World of Warcraft, that behemoth of MMOs, still reigns supreme nearly eight years after its initial release. Yes, its subscriber base has shrunk – slightly – and it has some loud, ferocious detractors (most of which still play), but it has secured its place as the MMO, the one that all others are compared to, the one that everyone has at least heard of. I say this not as a Blizzard fanboy, because I freaking hated Diablo III, and because I have quit the game about three times now, only to be drawn back in. They’re simply statements that are hard to argue.
The fourth and most recent expansion – Mists of Pandaria – adds a whole new continent to the world of Azeroth, and what a continent it is. Part of Blizzard’s success has undoubtedly been its uncanny ability to design and build a world and fill it with the details that gamers and geeks and even artists can get excited about. Pandaria is the culmination of everything Blizzard has learned over the last eight years fused with an overriding Asian theme. The scenery, obviously, is gorgeous. Stunning vistas seem to be around every corner with ornate temples perched on verdant cliffs, huge gates defiantly standing under ominous skies, or amazingly detailed farmland stretching to the horizon. Even the “icky” zones like the Dread Wastes have a surreal, terrible beauty to them.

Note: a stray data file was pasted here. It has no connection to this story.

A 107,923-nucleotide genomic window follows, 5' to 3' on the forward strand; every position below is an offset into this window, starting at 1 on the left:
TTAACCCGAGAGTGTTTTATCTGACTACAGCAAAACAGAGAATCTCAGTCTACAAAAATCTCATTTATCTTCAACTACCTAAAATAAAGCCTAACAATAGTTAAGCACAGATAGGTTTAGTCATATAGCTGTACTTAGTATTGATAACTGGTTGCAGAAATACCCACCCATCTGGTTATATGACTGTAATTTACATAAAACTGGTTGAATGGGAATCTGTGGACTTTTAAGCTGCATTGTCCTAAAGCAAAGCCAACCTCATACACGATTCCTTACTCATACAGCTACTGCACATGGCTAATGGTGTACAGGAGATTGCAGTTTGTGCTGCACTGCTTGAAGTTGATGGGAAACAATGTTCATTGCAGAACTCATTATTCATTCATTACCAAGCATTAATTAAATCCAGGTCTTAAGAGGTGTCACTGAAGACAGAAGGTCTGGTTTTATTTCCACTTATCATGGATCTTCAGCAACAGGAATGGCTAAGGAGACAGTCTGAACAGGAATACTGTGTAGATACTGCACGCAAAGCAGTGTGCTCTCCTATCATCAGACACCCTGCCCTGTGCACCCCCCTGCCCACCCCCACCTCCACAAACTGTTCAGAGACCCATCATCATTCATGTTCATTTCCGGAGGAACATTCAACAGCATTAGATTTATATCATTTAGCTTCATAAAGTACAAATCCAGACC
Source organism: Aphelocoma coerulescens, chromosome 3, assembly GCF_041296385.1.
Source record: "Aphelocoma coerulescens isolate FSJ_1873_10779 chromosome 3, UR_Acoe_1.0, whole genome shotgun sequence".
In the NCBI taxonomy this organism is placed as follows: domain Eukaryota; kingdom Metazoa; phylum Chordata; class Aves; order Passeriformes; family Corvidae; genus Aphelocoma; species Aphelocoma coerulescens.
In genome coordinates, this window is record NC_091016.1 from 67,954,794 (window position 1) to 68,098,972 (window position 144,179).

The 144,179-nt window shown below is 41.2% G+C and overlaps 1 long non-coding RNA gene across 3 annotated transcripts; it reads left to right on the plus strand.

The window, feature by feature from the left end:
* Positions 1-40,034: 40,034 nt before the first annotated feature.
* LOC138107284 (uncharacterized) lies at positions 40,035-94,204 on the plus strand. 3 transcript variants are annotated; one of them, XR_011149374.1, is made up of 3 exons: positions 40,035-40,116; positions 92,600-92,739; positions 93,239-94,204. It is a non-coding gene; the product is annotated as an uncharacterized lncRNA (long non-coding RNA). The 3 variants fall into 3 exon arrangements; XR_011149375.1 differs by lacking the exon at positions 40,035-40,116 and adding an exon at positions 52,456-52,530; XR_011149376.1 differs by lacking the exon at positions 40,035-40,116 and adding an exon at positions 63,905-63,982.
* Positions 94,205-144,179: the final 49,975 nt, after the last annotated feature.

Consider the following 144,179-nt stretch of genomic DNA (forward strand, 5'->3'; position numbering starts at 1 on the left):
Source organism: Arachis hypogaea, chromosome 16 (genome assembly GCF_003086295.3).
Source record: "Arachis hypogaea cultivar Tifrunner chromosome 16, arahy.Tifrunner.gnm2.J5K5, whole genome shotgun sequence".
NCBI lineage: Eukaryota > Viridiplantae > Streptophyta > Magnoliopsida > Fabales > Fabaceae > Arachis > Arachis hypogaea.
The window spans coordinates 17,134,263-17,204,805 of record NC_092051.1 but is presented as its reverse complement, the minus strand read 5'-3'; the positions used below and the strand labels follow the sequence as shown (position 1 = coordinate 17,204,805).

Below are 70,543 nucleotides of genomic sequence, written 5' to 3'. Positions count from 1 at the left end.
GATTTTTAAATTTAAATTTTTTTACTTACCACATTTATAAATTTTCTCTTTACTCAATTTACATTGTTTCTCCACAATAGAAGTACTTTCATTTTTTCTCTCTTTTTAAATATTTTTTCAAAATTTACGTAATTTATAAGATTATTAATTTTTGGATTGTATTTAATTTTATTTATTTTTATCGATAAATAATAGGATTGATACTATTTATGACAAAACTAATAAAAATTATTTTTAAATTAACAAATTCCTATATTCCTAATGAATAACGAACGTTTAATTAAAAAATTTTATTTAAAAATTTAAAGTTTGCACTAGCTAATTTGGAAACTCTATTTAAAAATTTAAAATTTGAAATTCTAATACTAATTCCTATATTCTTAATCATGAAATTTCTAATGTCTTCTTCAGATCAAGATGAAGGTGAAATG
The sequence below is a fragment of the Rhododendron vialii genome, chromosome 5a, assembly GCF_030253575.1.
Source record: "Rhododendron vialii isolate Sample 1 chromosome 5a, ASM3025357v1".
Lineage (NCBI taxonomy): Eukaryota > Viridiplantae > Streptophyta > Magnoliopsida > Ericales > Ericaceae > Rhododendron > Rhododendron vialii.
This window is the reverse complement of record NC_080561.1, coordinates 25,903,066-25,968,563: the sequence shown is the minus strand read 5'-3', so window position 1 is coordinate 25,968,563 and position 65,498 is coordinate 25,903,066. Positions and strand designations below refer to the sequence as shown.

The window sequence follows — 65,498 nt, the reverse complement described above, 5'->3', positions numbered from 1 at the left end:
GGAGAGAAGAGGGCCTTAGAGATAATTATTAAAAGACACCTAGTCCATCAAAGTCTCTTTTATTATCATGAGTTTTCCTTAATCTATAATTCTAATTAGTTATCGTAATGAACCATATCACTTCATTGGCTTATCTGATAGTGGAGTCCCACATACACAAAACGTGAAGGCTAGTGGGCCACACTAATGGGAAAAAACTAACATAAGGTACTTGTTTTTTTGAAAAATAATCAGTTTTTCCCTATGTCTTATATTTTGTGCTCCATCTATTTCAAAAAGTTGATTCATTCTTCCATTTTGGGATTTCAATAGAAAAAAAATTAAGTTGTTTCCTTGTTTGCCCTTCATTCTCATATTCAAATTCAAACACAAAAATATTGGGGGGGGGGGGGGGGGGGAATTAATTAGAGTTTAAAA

But of course, it can’t just be pretty to look at. It is, after all, a game. There’s gotta be quests to go on, loot to find, and stuff to kill. And man, is there ever. There were certain moments as I leveled my Tauren Shaman, Slovtora, up to 90 that I was almost overwhelmed by the amount of quests available and uncertain as to what I should try and do next. Even at 90 now, I still haven’t completed all the non-dungeon, non-daily quests. Now, the basic gameplay hasn’t changed much since the birth of WoW. You get a quest, you kill things, you turn in quest, you get things. But there is a much greater variety to activities now. “Kill Things” is still the majority of your activity, but you can also find yourself collecting artifacts, riding a gigantic rampaging yeti, picking (or fighting) gigantic vegetables, and punting marmots. I ask you: who wouldn’t want to punt a marmot? The “Hardcore Elite” still whine about how much better it was back in “Vanilla” WoW before the expansions, but I think their rose-tinted shades block out how dreadfully boring and repetitive it was.